Does GOP infighting matter?


Republicans in Washington are eating their own.

US Sens. Jeff Flake and Bob Corker, on their way out the door, have unleashed themselves to attack President Trump and his penchant for name-calling and whipping the base into a mouth-foaming frenzy. Sen. John McCain, trying to be more elder statesmanny, skews the president without naming names but his arrows hit bone (spurs).

Trump, in his usual fashion, lashes out 140 characters at a time, labeling Corker “Liddle’ Bob Corker” while saying the Tennessee lawmaker “couldn’t be elected dog catcher.” Flake, the Arizona senator whose poll numbers have nosedived in his home state, is, of course “Flake Jeff Flake.” And Trump continues to lambast GOP leaders for failing to repeal and replace Obamacare and threatening them if they can’t pass his “beautiful” tax proposal.

It all makes Democrats and Never Trumpers giddy with delight amid dreams of taking over the Senate majority, possibly even the House, in next year’s mid-terms and setting the stage for winning the White House in 2020.

They forgot one thing, though: The math still works against them and no matter how discombobulated things look on Capitol Hill, it doesn’t seem to have a huge effect outside the beltway.

Despite his constant self-congratulations on Twitter, Trump isn’t the closer he thinks he is. But it doesn’t matter because Democrats don’t seem to have one, either. Since the 2016 presidential election, there have been five special House elections and none have changed party, with four Republicans capturing GOP-held seats and one Democrat winning the country’s bluest congressional seat in California.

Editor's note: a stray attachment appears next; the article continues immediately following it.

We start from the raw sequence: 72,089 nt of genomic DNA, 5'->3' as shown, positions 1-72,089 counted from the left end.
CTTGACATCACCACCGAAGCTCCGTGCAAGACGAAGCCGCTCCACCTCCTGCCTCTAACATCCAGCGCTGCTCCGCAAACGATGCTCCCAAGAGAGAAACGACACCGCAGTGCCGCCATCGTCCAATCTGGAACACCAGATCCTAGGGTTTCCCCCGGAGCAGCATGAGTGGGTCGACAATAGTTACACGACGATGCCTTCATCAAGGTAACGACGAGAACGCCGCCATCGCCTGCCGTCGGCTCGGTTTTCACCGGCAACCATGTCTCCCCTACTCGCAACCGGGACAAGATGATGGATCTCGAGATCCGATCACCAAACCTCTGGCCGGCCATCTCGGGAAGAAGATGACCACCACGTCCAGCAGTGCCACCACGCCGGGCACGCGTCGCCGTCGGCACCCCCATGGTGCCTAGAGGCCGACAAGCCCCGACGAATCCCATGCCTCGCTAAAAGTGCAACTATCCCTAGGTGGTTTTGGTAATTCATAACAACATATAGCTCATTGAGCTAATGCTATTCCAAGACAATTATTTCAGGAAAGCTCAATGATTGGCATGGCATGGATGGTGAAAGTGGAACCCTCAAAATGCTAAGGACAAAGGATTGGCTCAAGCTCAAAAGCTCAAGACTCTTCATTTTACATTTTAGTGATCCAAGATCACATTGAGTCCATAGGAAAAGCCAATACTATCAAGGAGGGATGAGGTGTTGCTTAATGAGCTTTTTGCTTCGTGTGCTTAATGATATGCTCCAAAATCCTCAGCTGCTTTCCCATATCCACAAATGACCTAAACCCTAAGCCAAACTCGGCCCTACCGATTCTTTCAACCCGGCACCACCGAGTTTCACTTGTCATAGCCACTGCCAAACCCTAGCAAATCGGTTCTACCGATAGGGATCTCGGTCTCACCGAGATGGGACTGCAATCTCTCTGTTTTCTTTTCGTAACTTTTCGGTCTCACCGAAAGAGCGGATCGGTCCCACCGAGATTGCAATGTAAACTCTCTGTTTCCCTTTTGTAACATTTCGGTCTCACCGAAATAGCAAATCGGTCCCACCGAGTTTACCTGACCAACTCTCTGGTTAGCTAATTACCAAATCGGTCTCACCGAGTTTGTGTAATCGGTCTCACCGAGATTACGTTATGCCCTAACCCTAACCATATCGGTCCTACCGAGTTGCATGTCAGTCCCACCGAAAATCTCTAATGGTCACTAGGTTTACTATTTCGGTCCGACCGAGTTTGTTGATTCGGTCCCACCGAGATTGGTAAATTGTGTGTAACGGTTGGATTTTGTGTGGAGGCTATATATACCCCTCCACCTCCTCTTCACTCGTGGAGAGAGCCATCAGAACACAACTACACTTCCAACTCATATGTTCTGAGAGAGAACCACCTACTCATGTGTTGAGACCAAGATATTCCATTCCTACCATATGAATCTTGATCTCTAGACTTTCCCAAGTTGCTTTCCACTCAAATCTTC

The Democrats have been declaring moral victories for coming close in Republican strongholds in Georgia and South Carolina. But coming close still means the same thing – they lost.

All eyes are now on Alabama where controversial former judge Roy Moore is neck-and-neck with Democrat Doug Jones for the former seat held by Jeff Sessions. Or maybe not. Moore handily beat out interim Sen. Luther Strange, who was endorsed by Trump. But you wouldn’t know it, since Trump deleted nearly all his tweets predicting victory. Most of those who voted for Moore also said they voted for Trump and still stand by their presidential vote but the election was also a referendum on the Republican establishment and Senate Majority Leader Mitch McConnell. They want to send a bomb thrower like Moore to shake things up, not necessarily a Democrat who doesn’t share their priorities.

While Flake is being lauded for not holding back in his floor speech announcing his decision to step down when his term ends, many are pointing out it’s too little, too late. He was falling far behind challenger Kelli Ward, a die-hard Trump fan, and had little hope of winning reelection. So much of his high-minded sounding rhetoric comes off as sour grapes.